Richard Crosland

“I am inspired to make these mechanical sculptures because of my appreciation for mechanical devices, and I love working with wood. Once I get an idea for a piece, my aim is to incorporate into it, not only a sense of style, proportion, and perhaps a certain degree of elegance, but also to create something which does justice to the medium from which it is made.


I am not disappointed if they do not sell, I just love making them and meeting whatever challenges they may present in the way of new techniques, during their design and construction. My ideal would be for them to find their way, by whatever means, into recognised galleries and/or collections.”

Born in England, Richard Crosland began working with wood in Australia in the late sixties. By 1970, he was designing and making furniture on commision and by 1977, he was teaching cabinet making at Sydney Technical College. In 1979, while continuing his commisioned work, he established his own woodworking school, both of which he maintains today.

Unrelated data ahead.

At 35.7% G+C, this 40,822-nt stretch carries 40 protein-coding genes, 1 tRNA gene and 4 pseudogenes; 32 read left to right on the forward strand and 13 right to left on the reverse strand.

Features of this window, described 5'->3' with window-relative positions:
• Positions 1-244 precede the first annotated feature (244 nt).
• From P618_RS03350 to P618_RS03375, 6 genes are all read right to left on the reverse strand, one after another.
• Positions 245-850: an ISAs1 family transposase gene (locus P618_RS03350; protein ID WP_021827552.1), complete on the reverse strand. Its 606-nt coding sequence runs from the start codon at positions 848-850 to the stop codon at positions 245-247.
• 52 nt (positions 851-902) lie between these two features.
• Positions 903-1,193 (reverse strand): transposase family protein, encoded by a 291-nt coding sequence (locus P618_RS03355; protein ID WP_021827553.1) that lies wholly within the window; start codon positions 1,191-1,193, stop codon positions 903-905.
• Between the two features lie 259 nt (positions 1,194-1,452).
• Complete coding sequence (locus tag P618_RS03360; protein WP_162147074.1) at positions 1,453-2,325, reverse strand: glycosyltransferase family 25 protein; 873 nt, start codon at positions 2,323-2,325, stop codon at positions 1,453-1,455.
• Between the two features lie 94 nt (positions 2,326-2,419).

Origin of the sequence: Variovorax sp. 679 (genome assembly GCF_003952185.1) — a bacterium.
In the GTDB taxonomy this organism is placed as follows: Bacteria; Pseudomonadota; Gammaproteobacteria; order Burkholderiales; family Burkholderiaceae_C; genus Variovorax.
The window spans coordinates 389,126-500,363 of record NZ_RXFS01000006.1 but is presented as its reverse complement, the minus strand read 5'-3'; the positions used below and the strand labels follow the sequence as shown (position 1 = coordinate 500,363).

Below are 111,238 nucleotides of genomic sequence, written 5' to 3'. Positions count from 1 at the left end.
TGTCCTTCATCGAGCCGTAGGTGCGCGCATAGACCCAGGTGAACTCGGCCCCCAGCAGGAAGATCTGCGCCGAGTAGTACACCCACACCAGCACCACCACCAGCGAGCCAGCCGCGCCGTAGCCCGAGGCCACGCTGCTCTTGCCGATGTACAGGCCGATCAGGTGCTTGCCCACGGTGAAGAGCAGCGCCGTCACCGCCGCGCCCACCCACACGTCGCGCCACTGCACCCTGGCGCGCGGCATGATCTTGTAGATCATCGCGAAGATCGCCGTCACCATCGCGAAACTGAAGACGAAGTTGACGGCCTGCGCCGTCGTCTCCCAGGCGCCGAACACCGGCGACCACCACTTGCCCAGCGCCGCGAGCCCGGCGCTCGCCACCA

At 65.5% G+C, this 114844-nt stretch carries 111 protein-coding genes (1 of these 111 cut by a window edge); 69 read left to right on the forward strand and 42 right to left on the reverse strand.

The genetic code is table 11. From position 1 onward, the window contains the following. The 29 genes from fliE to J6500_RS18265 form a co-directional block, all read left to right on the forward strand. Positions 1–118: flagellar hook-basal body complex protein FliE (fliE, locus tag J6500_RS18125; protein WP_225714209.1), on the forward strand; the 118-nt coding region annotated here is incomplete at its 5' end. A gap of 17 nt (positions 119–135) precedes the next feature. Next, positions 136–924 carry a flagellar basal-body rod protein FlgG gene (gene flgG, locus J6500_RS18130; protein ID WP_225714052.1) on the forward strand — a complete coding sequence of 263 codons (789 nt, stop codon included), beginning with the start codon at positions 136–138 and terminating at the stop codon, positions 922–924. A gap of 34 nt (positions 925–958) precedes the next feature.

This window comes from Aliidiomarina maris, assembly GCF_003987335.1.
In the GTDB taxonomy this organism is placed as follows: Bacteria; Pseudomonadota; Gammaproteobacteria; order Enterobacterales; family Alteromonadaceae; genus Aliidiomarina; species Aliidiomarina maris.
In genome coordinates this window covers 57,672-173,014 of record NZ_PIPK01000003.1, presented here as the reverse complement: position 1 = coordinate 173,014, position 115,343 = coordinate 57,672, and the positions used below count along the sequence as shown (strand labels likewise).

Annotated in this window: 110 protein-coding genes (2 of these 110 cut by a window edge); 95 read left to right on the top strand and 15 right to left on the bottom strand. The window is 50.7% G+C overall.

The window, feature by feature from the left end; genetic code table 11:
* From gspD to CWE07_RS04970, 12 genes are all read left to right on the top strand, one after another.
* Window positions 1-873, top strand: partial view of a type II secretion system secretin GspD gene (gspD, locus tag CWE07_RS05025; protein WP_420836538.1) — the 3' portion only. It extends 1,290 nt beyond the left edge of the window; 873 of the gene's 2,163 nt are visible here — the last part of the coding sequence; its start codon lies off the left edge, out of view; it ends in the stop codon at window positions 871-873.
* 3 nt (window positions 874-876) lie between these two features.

Over the intervening years he has also taught Summer Schools at Sturt Workshops and the University of NSW and has been Artist-in-Residence at the Canberra School of Art woodwork studio and Sydney Grammar School, NSW. In 1987/88 Richard was on the board of the Craft Council of NSW. He has been involved in numerous exhibitions and group shows, including regular representation at the Woodwork and Craft Expo exhibitions and his work has been included in many publications both here and overseas. He has also written a book, called Wood Working Course, published in 1996.

Dining chair

His television and radio appearances, and the press attention he has received, attest to the respect with which his work is regarded, as does the number of commisions, both private and commercial, which he continues to fulfil.

“I came to woodworking via a change of career. I started by renovating terrace houses in the early 70’s subcontracting some work, but learning on the job how to do the finer cabinetmaking work myself. After 7 years of making self-taught custom-built furniture, both built in and free standing, I enrolled in the 2 year Advanced Cabinetmaking Course at tech. During the second year, I was invited to teach (part-time) Stages I, II and III of the apprenticeship cabinetmaking course, which I had not done myself. Teaching is a very effective way of learning! This I did for about 3 years, during which time I established my own School of Fine Woodwork.”

I am open to suggestions for these pieces to be displayed publicly, rented for an agreed fee per month in foyers or shop windows, bearing in mind that they are fairly fragile and not easily transported.



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